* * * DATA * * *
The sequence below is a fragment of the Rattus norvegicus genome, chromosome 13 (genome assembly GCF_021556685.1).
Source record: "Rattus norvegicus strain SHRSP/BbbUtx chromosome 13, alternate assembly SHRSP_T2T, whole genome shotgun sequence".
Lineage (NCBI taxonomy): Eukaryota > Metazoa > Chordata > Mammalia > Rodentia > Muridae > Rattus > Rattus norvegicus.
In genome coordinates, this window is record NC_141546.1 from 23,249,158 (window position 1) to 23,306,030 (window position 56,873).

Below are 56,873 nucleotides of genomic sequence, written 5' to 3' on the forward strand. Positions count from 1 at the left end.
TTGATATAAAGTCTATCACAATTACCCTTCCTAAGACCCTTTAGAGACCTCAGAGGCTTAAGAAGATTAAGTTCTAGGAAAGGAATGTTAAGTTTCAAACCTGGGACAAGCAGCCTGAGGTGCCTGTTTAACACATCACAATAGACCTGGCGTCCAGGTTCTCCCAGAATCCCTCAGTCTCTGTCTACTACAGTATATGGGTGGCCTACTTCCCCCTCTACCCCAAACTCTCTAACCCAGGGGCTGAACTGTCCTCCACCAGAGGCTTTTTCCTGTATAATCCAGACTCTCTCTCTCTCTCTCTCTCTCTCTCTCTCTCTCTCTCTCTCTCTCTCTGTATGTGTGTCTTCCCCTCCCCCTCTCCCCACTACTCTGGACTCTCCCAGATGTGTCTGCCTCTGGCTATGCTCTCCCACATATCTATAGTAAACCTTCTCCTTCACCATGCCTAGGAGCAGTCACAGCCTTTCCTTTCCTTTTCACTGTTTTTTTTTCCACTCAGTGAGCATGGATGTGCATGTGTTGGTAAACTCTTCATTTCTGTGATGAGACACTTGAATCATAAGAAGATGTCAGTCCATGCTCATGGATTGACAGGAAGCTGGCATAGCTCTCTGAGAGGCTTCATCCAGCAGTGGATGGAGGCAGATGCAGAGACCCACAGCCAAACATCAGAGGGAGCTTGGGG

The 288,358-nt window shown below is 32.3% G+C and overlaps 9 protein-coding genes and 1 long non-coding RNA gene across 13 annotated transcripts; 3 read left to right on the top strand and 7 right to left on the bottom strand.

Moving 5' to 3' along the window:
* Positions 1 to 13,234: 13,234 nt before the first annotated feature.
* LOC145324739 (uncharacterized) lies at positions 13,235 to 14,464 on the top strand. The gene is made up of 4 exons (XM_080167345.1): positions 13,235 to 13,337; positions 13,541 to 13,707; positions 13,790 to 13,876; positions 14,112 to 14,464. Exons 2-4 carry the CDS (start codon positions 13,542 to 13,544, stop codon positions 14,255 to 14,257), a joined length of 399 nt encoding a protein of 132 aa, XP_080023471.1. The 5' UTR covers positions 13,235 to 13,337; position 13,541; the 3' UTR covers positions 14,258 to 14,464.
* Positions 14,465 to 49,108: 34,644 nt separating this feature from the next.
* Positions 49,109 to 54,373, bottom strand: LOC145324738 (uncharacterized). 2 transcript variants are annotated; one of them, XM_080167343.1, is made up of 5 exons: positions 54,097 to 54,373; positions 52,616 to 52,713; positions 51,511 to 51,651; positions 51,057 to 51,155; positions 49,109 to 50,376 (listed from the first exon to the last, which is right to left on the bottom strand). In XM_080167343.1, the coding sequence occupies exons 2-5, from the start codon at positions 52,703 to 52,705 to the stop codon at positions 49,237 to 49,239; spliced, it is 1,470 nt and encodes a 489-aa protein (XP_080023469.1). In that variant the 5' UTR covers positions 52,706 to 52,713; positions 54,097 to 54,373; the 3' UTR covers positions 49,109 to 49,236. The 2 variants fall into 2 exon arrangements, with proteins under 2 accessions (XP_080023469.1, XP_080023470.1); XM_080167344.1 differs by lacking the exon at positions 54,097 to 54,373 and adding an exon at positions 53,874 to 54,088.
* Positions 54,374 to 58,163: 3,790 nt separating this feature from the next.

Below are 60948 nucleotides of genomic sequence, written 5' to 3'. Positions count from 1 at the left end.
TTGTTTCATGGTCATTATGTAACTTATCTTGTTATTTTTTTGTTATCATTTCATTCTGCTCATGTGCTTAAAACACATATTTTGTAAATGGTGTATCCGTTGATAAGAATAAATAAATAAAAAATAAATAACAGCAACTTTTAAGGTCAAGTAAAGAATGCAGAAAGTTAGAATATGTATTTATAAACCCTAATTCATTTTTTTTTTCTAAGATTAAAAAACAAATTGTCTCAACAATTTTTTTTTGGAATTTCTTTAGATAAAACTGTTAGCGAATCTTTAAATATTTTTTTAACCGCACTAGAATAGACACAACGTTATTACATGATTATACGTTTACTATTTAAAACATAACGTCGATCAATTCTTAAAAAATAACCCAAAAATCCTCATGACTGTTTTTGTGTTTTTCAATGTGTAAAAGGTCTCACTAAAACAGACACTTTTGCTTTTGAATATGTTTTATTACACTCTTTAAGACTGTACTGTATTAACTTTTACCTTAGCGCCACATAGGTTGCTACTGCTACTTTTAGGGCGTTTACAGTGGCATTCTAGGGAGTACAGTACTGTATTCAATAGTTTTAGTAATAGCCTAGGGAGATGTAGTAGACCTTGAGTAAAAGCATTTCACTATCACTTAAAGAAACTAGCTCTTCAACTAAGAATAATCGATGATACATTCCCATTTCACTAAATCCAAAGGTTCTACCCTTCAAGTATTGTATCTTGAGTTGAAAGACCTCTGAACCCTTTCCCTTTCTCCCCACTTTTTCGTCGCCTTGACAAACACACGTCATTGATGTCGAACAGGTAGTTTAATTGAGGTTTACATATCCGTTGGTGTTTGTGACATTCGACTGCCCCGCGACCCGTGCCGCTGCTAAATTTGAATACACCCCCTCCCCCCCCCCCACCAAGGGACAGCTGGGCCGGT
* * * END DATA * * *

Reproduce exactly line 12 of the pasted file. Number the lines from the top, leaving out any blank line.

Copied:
* Positions 49,109 to 54,373, bottom strand: LOC145324738 (uncharacterized). 2 transcript variants are annotated; one of them, XM_080167343.1, is made up of 5 exons: positions 54,097 to 54,373; positions 52,616 to 52,713; positions 51,511 to 51,651; positions 51,057 to 51,155; positions 49,109 to 50,376 (listed from the first exon to the last, which is right to left on the bottom strand). In XM_080167343.1, the coding sequence occupies exons 2-5, from the start codon at positions 52,703 to 52,705 to the stop codon at positions 49,237 to 49,239; spliced, it is 1,470 nt and encodes a 489-aa protein (XP_080023469.1). In that variant the 5' UTR covers positions 52,706 to 52,713; positions 54,097 to 54,373; the 3' UTR covers positions 49,109 to 49,236. The 2 variants fall into 2 exon arrangements, with proteins under 2 accessions (XP_080023469.1, XP_080023470.1); XM_080167344.1 differs by lacking the exon at positions 54,097 to 54,373 and adding an exon at positions 53,874 to 54,088.